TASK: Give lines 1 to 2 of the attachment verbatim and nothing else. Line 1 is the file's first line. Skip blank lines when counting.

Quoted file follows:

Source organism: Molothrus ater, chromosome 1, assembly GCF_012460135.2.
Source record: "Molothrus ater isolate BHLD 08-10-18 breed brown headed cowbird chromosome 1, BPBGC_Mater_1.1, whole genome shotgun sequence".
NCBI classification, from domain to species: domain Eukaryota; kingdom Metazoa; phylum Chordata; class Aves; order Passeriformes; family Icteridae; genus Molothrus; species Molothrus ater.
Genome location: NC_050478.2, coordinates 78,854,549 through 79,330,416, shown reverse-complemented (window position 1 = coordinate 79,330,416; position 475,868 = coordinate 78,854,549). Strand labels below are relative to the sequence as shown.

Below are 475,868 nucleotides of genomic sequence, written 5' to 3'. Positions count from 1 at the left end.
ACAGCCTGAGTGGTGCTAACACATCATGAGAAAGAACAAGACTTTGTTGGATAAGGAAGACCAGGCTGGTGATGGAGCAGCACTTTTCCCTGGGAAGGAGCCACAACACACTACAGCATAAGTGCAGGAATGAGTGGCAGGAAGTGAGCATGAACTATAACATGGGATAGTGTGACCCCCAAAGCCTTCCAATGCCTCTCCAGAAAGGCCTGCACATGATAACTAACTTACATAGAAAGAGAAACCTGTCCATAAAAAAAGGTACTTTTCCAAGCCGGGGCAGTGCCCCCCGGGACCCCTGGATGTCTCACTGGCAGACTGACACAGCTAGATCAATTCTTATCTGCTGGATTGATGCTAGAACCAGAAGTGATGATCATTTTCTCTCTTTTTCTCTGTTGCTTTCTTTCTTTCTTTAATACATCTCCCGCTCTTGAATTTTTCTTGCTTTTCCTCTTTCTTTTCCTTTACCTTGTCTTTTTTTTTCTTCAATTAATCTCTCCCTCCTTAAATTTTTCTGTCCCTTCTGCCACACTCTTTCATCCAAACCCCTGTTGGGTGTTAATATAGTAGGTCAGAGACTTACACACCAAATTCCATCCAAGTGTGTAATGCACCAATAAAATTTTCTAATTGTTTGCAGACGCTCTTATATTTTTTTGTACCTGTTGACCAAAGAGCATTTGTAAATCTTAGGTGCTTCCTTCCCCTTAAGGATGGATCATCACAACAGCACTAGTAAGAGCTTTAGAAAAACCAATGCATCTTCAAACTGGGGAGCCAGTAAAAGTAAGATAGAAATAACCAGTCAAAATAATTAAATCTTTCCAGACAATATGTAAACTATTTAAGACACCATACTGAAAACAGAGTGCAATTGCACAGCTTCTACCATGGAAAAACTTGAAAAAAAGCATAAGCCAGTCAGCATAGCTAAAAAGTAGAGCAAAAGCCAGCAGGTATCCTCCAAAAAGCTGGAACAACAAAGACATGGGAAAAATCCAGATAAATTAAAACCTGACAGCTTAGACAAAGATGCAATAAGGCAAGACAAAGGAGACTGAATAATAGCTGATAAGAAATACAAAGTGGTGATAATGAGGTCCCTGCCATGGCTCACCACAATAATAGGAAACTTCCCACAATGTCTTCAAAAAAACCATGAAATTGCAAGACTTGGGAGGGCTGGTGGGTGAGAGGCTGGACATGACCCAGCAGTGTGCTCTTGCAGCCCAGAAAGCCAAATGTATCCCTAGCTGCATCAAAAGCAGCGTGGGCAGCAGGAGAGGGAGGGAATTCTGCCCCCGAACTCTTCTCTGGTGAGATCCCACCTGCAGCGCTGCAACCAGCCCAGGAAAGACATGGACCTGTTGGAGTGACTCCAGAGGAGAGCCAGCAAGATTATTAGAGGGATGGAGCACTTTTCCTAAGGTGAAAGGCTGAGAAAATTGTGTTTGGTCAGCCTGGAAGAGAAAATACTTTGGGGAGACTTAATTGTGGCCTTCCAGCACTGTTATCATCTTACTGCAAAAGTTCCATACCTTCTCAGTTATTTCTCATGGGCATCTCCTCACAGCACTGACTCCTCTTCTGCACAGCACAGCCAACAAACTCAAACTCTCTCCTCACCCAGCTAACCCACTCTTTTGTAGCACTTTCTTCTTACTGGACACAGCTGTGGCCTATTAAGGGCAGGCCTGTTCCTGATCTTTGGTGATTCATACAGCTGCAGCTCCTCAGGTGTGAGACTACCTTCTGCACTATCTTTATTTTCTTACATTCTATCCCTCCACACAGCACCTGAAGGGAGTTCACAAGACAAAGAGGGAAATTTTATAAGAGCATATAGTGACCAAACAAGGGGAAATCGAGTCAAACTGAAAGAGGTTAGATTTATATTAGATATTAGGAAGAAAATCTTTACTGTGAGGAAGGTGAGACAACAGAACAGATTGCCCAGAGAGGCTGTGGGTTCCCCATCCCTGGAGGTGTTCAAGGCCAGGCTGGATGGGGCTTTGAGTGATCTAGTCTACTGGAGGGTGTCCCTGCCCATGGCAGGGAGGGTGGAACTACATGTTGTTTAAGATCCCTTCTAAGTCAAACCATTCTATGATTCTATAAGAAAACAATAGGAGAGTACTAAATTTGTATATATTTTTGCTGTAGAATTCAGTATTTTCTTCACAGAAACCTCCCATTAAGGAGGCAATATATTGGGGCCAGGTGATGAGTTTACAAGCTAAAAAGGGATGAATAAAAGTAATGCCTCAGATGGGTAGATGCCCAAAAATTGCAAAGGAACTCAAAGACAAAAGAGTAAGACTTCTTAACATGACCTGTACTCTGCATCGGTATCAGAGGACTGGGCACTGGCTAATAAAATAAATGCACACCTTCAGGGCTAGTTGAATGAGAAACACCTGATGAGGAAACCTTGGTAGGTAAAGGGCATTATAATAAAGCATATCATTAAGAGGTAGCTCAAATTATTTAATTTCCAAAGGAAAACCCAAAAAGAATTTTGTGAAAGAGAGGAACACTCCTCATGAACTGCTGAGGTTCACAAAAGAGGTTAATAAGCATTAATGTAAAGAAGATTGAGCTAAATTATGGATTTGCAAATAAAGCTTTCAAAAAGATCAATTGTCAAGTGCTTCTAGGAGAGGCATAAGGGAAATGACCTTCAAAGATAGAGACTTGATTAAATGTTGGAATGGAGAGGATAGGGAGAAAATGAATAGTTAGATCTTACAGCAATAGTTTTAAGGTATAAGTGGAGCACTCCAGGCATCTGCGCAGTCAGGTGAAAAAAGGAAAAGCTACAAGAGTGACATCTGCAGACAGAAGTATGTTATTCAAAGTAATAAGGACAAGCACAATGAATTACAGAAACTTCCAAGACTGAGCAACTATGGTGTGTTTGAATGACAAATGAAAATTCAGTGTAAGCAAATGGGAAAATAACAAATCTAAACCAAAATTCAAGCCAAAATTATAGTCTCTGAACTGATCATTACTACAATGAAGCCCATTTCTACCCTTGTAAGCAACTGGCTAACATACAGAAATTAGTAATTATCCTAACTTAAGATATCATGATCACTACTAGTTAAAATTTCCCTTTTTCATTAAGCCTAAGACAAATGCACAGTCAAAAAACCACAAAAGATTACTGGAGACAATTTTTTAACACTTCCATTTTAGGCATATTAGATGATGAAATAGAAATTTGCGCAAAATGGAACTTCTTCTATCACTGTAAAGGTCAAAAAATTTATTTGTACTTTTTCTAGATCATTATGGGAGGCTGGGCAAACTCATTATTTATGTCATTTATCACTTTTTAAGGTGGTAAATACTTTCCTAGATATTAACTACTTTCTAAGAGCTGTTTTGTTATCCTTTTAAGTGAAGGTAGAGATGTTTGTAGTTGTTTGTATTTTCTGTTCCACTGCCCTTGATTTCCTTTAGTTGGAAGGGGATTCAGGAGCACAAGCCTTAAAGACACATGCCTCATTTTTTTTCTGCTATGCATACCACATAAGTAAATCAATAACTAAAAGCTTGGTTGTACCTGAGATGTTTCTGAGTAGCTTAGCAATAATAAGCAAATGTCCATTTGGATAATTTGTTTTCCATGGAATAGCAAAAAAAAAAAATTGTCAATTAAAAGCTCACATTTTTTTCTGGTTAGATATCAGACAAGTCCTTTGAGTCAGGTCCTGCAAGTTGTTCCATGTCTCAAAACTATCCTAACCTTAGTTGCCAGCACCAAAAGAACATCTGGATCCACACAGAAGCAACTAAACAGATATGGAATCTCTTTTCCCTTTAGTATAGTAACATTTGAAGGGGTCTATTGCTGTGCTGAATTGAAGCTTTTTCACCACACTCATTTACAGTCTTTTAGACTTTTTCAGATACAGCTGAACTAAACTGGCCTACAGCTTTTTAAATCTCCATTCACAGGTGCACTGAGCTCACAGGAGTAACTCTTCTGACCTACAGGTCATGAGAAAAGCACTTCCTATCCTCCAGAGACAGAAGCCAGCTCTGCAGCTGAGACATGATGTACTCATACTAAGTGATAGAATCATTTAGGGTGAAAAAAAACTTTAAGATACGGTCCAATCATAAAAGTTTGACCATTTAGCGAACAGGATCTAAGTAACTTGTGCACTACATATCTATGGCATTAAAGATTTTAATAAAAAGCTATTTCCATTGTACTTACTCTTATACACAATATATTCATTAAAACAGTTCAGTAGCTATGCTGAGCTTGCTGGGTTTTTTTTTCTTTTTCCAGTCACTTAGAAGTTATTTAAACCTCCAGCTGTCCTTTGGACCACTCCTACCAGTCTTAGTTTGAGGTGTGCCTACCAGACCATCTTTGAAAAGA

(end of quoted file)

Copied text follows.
Source organism: Molothrus ater, chromosome 1, assembly GCF_012460135.2.
Source record: "Molothrus ater isolate BHLD 08-10-18 breed brown headed cowbird chromosome 1, BPBGC_Mater_1.1, whole genome shotgun sequence".